Back in 1972, my husband brought home Mugal, a boy of about 10 or 11, to assist me in household chores. Mugal's father handed him over to us saying, "I am giving my only son to you for his future". Perhaps my husband's office assistant had promised that one day Mogul would be placed somewhere in the government pay roll- a common practice in those days, particularly in government households. Even the office peons, chaprashis, pankha pullers (dedicated staff sitting outside the room who pulled a special kind of ceiling fan with a long rope) used to perform household jobs.
Major tasks of Mugal included taking our one and a half year old daughter to walk in the lawn, playing with her, and helping me in daily chores. After a few months, I found things going missing; biscuits given to him for my daughter (I now feel ashamed writing this) and keys of my jewellery drawer were found in one of his pockets. I was furious; I beat him and called his shocked father to take him back. It was a relief to be rid of him. In the past forty five years, the world has changed. From a housewife I became a development worker, speaking out and fighting for the rights of children since 1986. Today, Mugol's face and that incident haunt me often.
I feel guilty when I have to compromise with real life situations. I failed to knock at the door of my neighbour when she was shouting and screaming at the little girl working as a domestic helper. Only later did I learn from her employer that she often wets her bed. She was tiny. She was expected to wake up early in the morning to finish the kitchen work, make rotis, clean utensils, prepare the breakfast table; any deviation would cause problems to the family members, particularly the school going children. The girl, an orphan, has no time of her own, and nowhere else to go. This is her fate. As an obligation, the employer married her off later. But she came back again - this time more timid and a flawless domestic aid. No longer an embarrassment for the family.
Do we even know how many these children number to? No, because they live inside our four walls, working 15/16 hours a day; they sleep on the kitchen floor or in the balcony corner, even guest bathrooms.
Before buying a piece of furniture, we decide where to put it. But when we bring a young child for our personal comfort, not many of us consider a place for him/her. Sometimes they become news items, drawing our attentions when things go grossly wrong - when they are tortured, sexually abused, about to die or killed in most bizarre ways.
Tk. 5/6 per thousand pieces
As a development worker, I can testify that things haven't changed that much despite the policies, laws in hand, and the international treaties and goals we signed. Our relentless roundtables, talks and speeches, rallies and campaigns, and work in the field have yet to bring a visible change in the scenario. We are yet to come out from this medieval practice that causes harm not only to the child, but ties the family to an inter-generational poverty trap. We are nurturing this practice as it fits our need and add some extra to the profits.
In past 45 years, the range of their work and places has expanded. Now children work not only for our comfort, but have become a part of our profit making. The number has risen to millions and their little hands are everywhere. In Kurigram, these little hands are rolling bidi (handmade cigarettes) for wages of Tk. 5/6 per thousand pieces rolled. Their small fingers are just right to do the job well and fast. We see them in the workshops and glass factories; in the saw mills, in the rivers catching fish fries; market places; or hanging on to the human haulers or tempos. The little hands are making colourful balloons for our birthdays, tiffin boxes for our children. The list is endless. We see them in thousands in the old part of Dhaka city - Lalbagh, Kamrangir Char - and in other cities and towns. The prevalence is higher in the urban areas (9 percent) than in the rural areas (5.1 percent). In Dhaka city, it is higher, at 16.6 percent, than the national level of 6 percent. The highest concentrations are in Ward 61 (over 30 percent) and in ward 71 (43.85 percent) of Lalbagh Thana.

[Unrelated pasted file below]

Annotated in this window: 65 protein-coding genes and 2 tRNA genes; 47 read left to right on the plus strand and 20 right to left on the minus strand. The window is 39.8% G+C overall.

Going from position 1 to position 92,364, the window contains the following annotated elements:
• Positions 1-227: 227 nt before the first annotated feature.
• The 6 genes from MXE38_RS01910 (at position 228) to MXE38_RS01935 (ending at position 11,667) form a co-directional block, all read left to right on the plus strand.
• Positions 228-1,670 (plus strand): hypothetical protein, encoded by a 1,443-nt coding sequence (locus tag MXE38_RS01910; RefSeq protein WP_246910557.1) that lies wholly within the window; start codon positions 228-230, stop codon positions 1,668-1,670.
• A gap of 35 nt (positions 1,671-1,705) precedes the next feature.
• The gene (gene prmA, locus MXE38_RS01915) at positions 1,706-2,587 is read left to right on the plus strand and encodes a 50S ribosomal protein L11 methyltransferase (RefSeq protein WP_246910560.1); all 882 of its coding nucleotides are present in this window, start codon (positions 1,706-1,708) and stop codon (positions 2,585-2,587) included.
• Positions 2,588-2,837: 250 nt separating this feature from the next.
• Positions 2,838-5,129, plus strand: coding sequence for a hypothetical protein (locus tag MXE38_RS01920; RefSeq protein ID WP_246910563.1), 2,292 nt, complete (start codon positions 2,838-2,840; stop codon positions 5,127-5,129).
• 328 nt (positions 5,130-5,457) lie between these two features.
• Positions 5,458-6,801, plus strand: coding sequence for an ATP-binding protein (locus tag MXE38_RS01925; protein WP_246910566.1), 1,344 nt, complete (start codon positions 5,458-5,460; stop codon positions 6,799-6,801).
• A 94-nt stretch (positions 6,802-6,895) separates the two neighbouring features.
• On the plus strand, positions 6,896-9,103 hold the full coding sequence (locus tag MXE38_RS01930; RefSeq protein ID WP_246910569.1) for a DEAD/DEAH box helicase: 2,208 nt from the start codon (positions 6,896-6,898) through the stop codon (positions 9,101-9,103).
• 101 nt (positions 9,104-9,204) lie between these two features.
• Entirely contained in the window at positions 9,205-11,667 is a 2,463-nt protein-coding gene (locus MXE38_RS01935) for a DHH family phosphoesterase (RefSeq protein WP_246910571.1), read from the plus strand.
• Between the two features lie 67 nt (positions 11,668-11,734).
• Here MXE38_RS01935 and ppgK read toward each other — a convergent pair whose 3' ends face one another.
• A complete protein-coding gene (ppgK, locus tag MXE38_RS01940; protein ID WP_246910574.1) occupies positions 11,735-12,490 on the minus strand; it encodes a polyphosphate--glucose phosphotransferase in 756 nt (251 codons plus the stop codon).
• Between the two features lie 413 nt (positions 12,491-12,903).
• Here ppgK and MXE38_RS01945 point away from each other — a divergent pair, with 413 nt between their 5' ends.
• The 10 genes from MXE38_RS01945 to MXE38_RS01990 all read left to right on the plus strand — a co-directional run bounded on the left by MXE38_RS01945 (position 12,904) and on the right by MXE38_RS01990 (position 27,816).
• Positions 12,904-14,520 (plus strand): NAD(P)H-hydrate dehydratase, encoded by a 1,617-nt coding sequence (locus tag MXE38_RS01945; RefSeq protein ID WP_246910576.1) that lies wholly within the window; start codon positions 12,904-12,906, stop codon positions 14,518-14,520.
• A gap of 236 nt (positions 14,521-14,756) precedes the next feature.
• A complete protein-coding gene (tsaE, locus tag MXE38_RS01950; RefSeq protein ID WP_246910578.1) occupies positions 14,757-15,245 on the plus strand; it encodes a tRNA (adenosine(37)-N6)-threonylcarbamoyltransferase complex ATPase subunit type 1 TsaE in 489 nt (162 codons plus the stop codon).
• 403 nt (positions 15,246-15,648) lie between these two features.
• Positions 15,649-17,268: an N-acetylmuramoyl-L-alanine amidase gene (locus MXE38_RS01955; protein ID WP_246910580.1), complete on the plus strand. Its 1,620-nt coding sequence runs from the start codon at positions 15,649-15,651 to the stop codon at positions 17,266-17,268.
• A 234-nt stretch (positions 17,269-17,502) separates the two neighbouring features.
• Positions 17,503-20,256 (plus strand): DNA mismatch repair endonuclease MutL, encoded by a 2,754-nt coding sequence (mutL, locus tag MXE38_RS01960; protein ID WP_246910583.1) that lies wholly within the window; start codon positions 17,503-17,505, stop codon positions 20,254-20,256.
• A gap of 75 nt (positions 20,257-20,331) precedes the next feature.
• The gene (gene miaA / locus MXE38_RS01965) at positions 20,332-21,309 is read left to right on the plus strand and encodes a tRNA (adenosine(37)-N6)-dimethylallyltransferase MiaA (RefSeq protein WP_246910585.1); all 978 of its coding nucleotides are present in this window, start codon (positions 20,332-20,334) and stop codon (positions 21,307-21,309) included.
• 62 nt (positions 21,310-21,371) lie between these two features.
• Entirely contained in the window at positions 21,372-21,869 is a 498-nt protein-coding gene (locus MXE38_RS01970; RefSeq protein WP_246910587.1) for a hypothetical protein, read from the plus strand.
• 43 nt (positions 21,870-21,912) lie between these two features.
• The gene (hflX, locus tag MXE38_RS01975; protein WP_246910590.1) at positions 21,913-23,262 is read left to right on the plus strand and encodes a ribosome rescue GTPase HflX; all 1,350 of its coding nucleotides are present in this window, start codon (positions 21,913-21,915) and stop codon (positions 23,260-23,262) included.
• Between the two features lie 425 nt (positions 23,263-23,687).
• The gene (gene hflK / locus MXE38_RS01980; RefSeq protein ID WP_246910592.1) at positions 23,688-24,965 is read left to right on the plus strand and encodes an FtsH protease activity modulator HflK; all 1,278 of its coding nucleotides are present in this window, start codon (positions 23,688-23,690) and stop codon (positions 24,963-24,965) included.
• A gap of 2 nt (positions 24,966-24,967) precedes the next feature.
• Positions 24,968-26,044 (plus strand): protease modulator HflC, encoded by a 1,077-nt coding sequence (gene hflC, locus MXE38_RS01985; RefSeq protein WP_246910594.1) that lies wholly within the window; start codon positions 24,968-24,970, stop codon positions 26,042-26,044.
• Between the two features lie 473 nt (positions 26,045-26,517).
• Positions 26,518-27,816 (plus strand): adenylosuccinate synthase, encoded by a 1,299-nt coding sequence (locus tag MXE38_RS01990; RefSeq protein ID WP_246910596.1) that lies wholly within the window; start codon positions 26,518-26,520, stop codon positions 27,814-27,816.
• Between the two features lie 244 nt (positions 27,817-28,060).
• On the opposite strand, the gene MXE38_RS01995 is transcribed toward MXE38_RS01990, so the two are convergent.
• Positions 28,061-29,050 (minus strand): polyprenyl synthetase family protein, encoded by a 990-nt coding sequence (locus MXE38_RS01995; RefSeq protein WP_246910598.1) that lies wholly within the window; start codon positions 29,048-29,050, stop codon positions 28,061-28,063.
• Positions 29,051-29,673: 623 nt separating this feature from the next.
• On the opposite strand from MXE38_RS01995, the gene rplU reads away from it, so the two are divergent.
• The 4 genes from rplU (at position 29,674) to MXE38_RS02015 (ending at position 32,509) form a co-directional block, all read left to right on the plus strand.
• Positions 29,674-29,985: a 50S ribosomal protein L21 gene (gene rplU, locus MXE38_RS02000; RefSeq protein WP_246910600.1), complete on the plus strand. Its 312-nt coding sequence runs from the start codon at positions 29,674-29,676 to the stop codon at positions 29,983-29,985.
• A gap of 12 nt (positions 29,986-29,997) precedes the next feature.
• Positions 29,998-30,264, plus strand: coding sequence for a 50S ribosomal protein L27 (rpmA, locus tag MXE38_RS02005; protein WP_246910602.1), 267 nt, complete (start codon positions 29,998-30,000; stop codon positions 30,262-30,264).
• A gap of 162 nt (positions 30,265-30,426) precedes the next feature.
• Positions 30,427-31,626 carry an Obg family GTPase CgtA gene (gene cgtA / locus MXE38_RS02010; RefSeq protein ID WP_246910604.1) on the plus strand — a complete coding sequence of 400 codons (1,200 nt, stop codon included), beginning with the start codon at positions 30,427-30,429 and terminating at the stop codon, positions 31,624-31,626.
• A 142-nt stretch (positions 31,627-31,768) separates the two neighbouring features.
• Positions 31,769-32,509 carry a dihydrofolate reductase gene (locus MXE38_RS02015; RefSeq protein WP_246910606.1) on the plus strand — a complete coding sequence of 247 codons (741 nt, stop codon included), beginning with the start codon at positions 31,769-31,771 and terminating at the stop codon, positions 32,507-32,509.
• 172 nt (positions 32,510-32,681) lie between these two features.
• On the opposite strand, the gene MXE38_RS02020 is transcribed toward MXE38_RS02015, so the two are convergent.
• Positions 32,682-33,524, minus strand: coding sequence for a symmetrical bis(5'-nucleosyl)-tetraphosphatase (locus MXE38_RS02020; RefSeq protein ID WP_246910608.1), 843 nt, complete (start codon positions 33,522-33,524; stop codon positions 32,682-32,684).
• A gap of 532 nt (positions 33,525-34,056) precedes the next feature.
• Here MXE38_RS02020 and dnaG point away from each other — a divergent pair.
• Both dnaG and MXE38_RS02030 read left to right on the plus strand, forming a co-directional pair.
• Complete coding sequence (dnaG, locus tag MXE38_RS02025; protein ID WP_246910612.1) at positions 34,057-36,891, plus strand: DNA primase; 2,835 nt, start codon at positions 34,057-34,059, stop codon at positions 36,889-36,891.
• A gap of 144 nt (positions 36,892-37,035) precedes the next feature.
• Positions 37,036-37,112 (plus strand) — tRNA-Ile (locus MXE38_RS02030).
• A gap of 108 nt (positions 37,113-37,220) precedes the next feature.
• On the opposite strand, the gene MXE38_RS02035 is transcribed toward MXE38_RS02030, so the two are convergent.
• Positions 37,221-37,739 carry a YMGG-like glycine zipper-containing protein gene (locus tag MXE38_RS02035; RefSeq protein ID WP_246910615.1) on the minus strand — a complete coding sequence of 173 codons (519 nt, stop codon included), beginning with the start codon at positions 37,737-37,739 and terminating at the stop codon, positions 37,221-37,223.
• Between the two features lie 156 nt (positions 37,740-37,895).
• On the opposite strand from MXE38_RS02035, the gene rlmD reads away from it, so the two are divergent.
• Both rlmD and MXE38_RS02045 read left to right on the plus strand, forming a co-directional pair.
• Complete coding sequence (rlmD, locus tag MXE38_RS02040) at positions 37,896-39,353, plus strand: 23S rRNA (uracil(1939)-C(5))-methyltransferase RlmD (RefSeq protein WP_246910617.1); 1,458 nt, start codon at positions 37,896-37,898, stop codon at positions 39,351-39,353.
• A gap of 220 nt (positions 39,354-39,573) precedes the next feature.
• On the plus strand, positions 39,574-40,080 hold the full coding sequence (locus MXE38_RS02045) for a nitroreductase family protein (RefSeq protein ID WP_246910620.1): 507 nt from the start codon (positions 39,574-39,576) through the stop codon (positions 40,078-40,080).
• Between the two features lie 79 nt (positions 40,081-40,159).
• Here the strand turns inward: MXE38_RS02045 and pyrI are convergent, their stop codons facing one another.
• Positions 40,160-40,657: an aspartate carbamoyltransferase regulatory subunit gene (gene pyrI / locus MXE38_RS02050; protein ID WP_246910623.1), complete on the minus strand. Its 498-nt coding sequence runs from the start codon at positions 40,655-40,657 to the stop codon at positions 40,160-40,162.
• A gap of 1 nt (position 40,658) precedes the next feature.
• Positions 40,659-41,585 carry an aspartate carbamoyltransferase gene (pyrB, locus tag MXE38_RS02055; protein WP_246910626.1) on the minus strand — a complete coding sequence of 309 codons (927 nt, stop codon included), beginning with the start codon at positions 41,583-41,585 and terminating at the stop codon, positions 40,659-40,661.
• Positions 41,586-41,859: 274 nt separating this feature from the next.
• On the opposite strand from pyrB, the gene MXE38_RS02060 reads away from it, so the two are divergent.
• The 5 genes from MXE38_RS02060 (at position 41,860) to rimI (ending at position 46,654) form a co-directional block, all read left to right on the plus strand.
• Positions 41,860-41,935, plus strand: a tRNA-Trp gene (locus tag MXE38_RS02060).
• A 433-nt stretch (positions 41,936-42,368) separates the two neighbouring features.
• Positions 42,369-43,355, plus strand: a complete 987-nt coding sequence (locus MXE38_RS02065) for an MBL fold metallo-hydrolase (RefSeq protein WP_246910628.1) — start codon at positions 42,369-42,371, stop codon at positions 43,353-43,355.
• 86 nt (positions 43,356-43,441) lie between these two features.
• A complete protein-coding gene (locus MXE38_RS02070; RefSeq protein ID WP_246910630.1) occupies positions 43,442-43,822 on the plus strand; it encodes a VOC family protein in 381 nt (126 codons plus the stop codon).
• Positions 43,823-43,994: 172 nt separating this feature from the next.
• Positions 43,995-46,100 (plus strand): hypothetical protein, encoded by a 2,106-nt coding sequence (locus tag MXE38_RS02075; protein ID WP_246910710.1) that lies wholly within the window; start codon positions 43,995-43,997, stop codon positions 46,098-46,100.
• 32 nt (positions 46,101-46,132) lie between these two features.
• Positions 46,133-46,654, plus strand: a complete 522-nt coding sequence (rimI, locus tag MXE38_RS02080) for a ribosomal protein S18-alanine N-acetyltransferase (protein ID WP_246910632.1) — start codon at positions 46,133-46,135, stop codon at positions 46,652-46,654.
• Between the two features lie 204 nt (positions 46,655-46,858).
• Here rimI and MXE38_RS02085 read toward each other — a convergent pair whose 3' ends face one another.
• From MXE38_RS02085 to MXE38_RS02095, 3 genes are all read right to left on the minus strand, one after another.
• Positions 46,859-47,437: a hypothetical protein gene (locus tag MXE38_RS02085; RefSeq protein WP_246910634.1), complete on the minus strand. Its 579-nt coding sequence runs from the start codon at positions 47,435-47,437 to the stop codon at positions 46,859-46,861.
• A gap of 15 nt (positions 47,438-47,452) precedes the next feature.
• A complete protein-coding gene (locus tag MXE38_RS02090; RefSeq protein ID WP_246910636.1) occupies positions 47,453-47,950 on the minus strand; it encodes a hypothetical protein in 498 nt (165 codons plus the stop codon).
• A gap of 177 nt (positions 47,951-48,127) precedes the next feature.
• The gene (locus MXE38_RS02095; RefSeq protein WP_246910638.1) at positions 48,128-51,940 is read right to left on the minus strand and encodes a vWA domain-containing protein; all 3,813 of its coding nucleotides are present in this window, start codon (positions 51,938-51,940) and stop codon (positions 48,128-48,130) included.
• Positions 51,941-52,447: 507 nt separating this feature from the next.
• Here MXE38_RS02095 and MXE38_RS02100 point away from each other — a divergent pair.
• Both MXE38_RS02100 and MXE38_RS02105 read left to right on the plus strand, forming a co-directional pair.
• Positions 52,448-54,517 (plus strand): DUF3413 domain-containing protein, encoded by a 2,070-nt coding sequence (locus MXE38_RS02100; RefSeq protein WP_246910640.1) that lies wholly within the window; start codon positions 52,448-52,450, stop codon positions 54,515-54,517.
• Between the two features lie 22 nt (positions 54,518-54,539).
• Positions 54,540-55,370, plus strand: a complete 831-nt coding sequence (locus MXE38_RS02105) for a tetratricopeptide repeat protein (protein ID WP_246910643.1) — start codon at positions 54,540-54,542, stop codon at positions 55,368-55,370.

The Bangladesh Bureau of Statistics (BBS) report 2013-2015 states that over 34 lakh children are engaged in child labour - about half of them directly engaged. Twelve lakh children are doing harmful work and 2.6 lakh of them work in extremely hazardous and harmful situations. They are forced to leave home because of natural calamities and due to familial troubles. Like Mogul, they are also taken away from their village homes and parents with the promise of a future. This scenario has an impact on the number of non-enrolments and drop-outs, children on the streets, child trafficking, and alarmingly, over child marriage (Child Equity Atlas).
We want to see action and implementation of the above laws, policies and protocols to realise our goal of no child having to work before the age of 14 and the removal of children from hazardous labour by 2021, a new deadline of the National Child Labour Elimination Policy 2010-2015, and the formulation of the National Plan of Action (NPA) to meet the deadlines of Vision 2021.
Convention on the Rights of the Child (CRC) is our mandate. We made our obligations by signing it in 1989. Let's keep the promise to these children - they occupy about half of our total population. Otherwise we can't reach our ambition to be a middle income country by 2021. Let children have their childhood and grow well with education, be healthy, have leisure, and be protected from harm. Say no to children working for the comfort and profit of adults.
The writer is a development worker.